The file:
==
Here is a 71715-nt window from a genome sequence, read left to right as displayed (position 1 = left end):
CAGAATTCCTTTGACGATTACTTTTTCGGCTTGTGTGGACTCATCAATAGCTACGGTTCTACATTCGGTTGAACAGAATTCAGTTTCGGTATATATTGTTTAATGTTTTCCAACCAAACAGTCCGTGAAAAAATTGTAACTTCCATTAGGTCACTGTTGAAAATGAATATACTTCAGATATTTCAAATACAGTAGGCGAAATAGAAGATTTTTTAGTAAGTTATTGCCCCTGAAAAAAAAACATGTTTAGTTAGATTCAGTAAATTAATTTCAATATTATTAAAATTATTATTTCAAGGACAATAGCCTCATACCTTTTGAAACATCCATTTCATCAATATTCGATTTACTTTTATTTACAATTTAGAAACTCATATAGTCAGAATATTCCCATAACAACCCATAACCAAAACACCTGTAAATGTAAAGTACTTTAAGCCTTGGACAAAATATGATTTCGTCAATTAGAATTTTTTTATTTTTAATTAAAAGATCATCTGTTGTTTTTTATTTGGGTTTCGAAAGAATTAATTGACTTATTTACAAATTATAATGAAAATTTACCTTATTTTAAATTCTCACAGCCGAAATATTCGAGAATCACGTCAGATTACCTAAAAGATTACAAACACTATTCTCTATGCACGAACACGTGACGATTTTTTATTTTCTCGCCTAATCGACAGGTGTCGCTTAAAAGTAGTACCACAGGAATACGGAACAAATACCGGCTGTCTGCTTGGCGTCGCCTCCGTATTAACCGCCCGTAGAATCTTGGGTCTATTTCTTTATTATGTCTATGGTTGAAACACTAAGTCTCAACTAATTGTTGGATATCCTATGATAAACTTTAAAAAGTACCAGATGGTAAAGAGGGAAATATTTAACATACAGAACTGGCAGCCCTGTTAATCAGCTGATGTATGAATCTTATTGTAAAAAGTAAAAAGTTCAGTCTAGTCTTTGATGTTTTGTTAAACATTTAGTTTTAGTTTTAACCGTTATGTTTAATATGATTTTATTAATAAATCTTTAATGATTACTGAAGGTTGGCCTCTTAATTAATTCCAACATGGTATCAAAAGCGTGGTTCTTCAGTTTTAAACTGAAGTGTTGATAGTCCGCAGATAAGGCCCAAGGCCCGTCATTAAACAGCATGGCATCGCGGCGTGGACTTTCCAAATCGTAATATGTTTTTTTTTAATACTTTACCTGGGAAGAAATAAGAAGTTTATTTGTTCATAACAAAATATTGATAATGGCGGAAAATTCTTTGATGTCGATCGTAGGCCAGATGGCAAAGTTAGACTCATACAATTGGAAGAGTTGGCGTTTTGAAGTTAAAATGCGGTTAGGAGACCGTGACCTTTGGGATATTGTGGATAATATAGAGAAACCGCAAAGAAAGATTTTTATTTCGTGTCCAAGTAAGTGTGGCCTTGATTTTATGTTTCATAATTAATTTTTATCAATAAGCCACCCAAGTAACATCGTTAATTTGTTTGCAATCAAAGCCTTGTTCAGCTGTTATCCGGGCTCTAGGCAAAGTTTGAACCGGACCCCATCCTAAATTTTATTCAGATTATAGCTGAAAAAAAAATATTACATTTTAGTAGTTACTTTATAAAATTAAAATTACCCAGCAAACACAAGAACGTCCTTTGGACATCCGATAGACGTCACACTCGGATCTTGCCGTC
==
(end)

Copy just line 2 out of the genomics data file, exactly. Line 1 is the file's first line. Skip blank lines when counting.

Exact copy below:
CAGAATTCCTTTGACGATTACTTTTTCGGCTTGTGTGGACTCATCAATAGCTACGGTTCTACATTCGGTTGAACAGAATTCAGTTTCGGTATATATTGTTTAATGTTTTCCAACCAAACAGTCCGTGAAAAAATTGTAACTTCCATTAGGTCACTGTTGAAAATGAATATACTTCAGATATTTCAAATACAGTAGGCGAAATAGAAGATTTTTTAGTAAGTTATTGCCCCTGAAAAAAAAACATGTTTAGTTAGATTCAGTAAATTAATTTCAATATTATTAAAATTATTATTTCAAGGACAATAGCCTCATACCTTTTGAAACATCCATTTCATCAATATTCGATTTACTTTTATTTACAATTTAGAAACTCATATAGTCAGAATATTCCCATAACAACCCATAACCAAAACACCTGTAAATGTAAAGTACTTTAAGCCTTGGACAAAATATGATTTCGTCAATTAGAATTTTTTTATTTTTAATTAAAAGATCATCTGTTGTTTTTTATTTGGGTTTCGAAAGAATTAATTGACTTATTTACAAATTATAATGAAAATTTACCTTATTTTAAATTCTCACAGCCGAAATATTCGAGAATCACGTCAGATTACCTAAAAGATTACAAACACTATTCTCTATGCACGAACACGTGACGATTTTTTATTTTCTCGCCTAATCGACAGGTGTCGCTTAAAAGTAGTACCACAGGAATACGGAACAAATACCGGCTGTCTGCTTGGCGTCGCCTCCGTATTAACCGCCCGTAGAATCTTGGGTCTATTTCTTTATTATGTCTATGGTTGAAACACTAAGTCTCAACTAATTGTTGGATATCCTATGATAAACTTTAAAAAGTACCAGATGGTAAAGAGGGAAATATTTAACATACAGAACTGGCAGCCCTGTTAATCAGCTGATGTATGAATCTTATTGTAAAAAGTAAAAAGTTCAGTCTAGTCTTTGATGTTTTGTTAAACATTTAGTTTTAGTTTTAACCGTTATGTTTAATATGATTTTATTAATAAATCTTTAATGATTACTGAAGGTTGGCCTCTTAATTAATTCCAACATGGTATCAAAAGCGTGGTTCTTCAGTTTTAAACTGAAGTGTTGATAGTCCGCAGATAAGGCCCAAGGCCCGTCATTAAACAGCATGGCATCGCGGCGTGGACTTTCCAAATCGTAATATGTTTTTTTTTAATACTTTACCTGGGAAGAAATAAGAAGTTTATTTGTTCATAACAAAATATTGATAATGGCGGAAAATTCTTTGATGTCGATCGTAGGCCAGATGGCAAAGTTAGACTCATACAATTGGAAGAGTTGGCGTTTTGAAGTTAAAATGCGGTTAGGAGACCGTGACCTTTGGGATATTGTGGATAATATAGAGAAACCGCAAAGAAAGATTTTTATTTCGTGTCCAAGTAAGTGTGGCCTTGATTTTATGTTTCATAATTAATTTTTATCAATAAGCCACCCAAGTAACATCGTTAATTTGTTTGCAATCAAAGCCTTGTTCAGCTGTTATCCGGGCTCTAGGCAAAGTTTGAACCGGACCCCATCCTAAATTTTATTCAGATTATAGCTGAAAAAAAAATATTACATTTTAGTAGTTACTTTATAAAATTAAAATTACCCAGCAAACACAAGAACGTCCTTTGGACATCCGATAGACGTCACACTCGGATCTTGCCGTC